Chronic baroreflex activation effects on sympathetic nerve traffic, baroreflex function, and cardiac haemodynamics in heart failure: A proof-of-concept study

Edoardo Gronda, Gino Seravalle, Gianmaria Brambilla, Giuseppe Costantino, Andrea Casini, Ali Alsheraei, Eric G. Lovett, Giuseppe Mancia, Guido Grassi

Research output: Contribution to journalArticle

Abstract

Aims Heart failure (HF) pathophysiology is believed to be mediated by autonomic dysfunction, including chronic sympathoexcitation and diminished baroreflex sensitivity, which correlate with mortality risk. Baroreflex activation therapy (BAT) is a device-based treatment providing chronic baroreflex activation through electrical stimulation of the carotid sinus. BAT chronically reduces sympathetic activity in resistant hypertension. The purpose of this investigation is to determine BAT effects in clinical HF.

and results In a single-centre, open-label evaluation, patients with NYHA class III HF, EF

Conclusion BAT was safe and provided chronic improvement in MSNA and clinical variables. Based on present understanding of HF pathophysiology, these results suggest that BAT may improve outcome in HF by modulating autonomic balance. Prospective, randomized trials to test the hypothesis are warranted.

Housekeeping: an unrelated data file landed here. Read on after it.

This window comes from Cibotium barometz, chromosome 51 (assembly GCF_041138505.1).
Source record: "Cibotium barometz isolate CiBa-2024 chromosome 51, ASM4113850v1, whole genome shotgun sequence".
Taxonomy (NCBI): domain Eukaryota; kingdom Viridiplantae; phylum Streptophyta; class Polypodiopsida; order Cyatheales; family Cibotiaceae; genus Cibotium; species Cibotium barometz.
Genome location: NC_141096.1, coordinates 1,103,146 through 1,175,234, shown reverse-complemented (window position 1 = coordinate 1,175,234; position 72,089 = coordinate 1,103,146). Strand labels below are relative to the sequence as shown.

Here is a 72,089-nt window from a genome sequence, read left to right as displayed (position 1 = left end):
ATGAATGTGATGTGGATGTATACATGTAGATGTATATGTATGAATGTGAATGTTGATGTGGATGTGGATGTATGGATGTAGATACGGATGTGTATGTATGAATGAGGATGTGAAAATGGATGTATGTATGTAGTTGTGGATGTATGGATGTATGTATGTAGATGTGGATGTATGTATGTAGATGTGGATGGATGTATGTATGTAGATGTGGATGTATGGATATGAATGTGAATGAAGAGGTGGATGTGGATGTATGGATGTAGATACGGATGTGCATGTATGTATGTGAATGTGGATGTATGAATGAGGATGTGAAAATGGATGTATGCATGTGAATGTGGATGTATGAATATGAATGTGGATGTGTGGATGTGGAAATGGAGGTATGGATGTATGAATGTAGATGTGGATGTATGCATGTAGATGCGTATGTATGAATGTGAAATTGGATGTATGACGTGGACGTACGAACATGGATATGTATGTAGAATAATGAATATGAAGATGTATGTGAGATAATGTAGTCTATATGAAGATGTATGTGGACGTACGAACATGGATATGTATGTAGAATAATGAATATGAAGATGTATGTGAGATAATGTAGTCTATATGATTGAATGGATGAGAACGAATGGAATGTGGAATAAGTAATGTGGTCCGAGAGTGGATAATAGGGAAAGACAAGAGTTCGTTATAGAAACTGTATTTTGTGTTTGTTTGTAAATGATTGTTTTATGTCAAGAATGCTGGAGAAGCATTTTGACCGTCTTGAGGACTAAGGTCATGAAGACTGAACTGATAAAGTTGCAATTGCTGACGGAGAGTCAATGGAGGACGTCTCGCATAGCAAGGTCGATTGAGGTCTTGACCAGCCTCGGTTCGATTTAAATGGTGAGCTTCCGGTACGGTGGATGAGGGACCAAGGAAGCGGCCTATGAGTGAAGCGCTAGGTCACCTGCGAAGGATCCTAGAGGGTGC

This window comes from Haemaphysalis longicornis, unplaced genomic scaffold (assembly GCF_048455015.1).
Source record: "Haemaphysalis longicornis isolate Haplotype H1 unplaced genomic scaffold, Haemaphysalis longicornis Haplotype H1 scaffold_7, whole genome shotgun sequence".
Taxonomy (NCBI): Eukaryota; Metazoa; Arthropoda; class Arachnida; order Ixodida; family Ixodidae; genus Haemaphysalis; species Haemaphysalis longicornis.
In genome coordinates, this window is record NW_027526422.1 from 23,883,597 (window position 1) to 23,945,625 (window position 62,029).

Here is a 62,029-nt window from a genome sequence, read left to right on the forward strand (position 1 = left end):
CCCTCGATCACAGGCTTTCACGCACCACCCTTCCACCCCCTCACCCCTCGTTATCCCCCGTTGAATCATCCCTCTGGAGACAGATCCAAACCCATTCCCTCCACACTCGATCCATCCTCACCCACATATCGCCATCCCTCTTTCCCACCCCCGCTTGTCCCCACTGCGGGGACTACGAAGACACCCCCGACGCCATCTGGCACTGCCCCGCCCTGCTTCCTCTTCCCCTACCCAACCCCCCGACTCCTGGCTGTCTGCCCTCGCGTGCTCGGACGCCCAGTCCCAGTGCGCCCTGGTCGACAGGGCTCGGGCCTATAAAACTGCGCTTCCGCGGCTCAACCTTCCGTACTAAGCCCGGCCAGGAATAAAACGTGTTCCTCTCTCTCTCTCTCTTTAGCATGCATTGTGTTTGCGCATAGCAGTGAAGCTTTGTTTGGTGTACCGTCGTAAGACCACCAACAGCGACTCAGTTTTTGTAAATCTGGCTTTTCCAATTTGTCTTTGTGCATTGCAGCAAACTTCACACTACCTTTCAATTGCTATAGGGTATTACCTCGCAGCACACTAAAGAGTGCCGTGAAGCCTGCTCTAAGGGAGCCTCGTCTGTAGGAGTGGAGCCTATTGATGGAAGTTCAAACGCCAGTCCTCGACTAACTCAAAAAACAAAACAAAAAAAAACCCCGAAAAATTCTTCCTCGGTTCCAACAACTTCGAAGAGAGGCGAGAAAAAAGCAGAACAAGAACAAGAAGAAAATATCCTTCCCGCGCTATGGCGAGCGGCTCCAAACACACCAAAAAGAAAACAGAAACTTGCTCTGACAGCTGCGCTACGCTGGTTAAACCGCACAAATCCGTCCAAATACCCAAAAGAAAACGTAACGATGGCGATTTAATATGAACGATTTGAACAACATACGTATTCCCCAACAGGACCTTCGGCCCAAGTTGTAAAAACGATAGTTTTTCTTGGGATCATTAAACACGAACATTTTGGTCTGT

Original languageEnglish
Pages (from-to)977-983
Number of pages7
JournalEuropean Journal of Heart Failure
Volume16
Issue number9
DOIs
Publication statusPublished - 2014

Keywords

  • Baroreflex
  • Heart failure
  • Non-pharmacological therapy
  • Sympathetic nervous system

ASJC Scopus subject areas

  • Cardiology and Cardiovascular Medicine

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